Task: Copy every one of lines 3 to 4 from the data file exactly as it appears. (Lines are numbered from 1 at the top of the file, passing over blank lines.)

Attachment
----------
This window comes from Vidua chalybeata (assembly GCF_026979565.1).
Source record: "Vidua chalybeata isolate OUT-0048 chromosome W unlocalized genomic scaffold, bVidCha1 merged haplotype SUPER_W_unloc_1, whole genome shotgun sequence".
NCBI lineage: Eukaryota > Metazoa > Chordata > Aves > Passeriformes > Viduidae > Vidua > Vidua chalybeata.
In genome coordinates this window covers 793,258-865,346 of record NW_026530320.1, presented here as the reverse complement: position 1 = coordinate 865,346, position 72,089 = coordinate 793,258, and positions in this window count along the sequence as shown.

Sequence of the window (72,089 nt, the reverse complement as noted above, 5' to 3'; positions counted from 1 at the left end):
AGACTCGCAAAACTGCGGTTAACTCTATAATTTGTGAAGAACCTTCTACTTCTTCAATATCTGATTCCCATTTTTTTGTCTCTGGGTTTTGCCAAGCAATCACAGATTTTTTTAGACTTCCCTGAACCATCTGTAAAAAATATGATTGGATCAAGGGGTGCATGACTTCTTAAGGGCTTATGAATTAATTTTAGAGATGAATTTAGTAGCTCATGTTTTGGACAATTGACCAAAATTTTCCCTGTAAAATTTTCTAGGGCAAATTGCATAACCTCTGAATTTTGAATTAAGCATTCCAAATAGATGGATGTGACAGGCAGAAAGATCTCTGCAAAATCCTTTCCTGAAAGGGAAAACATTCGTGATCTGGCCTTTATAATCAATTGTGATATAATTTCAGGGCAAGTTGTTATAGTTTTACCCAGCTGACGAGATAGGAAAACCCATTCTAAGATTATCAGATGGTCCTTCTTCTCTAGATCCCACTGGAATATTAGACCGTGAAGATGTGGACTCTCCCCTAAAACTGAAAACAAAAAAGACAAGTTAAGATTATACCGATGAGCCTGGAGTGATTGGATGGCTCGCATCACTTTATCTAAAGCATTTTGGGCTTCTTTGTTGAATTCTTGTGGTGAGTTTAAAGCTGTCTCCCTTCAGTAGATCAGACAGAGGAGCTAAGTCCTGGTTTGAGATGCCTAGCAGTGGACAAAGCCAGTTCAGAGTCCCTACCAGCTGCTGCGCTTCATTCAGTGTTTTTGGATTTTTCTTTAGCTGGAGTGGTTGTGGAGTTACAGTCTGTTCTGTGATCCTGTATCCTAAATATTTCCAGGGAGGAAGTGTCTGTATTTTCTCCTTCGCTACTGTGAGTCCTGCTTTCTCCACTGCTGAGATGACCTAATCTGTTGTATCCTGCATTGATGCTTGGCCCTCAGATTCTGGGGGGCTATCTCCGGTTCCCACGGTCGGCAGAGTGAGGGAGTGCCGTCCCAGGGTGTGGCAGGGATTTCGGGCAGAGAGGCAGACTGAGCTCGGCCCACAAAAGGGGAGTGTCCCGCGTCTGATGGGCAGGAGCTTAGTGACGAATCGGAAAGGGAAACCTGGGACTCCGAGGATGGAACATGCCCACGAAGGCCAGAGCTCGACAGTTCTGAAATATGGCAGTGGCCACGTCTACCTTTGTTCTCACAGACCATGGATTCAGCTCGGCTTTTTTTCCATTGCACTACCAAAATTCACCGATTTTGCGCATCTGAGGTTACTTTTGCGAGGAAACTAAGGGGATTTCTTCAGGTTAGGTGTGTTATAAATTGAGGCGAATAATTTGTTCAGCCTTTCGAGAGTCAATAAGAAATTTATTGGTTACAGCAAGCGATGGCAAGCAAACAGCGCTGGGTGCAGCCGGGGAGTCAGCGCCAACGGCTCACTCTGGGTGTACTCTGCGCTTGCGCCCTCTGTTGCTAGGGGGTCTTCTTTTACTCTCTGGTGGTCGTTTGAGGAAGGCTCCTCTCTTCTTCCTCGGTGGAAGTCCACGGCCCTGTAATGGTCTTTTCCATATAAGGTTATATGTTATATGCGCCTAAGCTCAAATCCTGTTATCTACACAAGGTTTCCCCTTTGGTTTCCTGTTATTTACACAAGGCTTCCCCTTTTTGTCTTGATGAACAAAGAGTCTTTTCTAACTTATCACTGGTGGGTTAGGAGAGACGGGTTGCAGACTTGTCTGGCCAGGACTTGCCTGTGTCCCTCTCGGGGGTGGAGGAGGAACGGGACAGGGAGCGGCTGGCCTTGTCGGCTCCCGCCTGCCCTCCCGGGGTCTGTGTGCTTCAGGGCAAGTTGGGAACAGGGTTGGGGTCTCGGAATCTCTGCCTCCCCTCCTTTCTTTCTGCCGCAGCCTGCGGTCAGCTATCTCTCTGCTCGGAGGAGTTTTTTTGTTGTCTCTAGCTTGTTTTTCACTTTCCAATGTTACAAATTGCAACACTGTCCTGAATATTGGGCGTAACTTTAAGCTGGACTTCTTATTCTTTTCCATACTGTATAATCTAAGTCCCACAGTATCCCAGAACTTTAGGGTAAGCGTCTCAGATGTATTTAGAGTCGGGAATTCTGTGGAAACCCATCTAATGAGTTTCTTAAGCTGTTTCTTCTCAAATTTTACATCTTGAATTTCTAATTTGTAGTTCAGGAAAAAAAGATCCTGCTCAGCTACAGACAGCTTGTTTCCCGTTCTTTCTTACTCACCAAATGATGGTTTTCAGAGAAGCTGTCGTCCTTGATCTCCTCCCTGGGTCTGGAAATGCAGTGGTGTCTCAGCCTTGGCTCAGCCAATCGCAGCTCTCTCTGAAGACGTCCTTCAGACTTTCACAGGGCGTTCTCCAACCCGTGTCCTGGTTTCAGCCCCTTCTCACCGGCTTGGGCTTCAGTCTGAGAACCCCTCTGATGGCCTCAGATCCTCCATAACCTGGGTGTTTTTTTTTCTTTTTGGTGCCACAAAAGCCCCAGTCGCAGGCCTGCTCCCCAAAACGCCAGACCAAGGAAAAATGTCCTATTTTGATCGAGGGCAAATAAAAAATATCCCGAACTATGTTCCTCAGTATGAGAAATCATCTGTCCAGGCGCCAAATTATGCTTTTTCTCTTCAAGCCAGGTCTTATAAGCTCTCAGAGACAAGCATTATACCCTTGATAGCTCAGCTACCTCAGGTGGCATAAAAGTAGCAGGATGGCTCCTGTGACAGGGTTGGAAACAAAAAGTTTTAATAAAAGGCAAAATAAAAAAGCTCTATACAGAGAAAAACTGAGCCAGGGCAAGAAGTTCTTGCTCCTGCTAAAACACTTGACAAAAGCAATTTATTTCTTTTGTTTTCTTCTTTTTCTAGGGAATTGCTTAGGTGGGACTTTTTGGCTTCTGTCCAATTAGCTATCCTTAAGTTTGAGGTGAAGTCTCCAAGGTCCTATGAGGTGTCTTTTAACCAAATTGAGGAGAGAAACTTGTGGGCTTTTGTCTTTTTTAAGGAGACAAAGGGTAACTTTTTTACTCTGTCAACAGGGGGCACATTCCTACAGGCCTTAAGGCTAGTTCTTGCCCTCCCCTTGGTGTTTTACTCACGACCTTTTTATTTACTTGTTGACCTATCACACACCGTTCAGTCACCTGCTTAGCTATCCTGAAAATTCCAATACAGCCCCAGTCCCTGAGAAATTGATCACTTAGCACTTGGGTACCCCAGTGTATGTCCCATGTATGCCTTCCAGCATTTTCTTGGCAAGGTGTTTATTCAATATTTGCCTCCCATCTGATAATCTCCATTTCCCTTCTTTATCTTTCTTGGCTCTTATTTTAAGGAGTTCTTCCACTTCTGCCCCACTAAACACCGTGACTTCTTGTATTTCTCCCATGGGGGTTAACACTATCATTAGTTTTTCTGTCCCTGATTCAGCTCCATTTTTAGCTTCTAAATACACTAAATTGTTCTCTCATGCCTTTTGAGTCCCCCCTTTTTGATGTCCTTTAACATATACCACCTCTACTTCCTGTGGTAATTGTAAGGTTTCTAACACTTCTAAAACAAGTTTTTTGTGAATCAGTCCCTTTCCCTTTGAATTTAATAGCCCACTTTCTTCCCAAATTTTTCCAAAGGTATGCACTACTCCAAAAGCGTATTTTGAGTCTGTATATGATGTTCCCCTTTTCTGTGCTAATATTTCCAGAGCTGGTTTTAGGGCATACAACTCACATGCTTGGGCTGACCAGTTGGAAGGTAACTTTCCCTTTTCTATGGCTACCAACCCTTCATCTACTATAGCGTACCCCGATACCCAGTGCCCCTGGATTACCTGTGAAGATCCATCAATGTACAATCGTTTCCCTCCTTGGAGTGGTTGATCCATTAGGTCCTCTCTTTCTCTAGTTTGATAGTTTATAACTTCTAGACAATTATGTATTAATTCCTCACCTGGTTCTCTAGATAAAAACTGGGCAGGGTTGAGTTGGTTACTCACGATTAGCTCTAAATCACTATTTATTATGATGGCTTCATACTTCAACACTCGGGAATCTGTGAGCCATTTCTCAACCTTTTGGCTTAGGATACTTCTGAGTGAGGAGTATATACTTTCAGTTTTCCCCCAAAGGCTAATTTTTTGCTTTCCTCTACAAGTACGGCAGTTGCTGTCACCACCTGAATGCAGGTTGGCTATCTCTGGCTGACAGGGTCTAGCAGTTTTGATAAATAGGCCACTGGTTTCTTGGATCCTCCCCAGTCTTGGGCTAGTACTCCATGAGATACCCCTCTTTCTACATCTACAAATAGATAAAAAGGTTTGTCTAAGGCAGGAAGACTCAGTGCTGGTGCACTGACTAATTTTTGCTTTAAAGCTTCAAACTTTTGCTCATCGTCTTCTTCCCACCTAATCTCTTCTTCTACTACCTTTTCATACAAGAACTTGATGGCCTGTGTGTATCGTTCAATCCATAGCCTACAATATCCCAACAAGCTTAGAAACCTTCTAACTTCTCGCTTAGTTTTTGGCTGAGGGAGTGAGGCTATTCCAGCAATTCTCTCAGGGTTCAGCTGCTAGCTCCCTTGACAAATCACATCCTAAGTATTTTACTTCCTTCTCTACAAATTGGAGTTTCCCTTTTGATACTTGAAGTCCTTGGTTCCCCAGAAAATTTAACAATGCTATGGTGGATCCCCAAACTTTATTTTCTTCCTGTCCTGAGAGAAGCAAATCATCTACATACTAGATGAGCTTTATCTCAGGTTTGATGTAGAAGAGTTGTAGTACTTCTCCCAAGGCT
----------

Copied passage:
NCBI lineage: Eukaryota > Metazoa > Chordata > Aves > Passeriformes > Viduidae > Vidua > Vidua chalybeata.
In genome coordinates this window covers 793,258-865,346 of record NW_026530320.1, presented here as the reverse complement: position 1 = coordinate 865,346, position 72,089 = coordinate 793,258, and positions in this window count along the sequence as shown.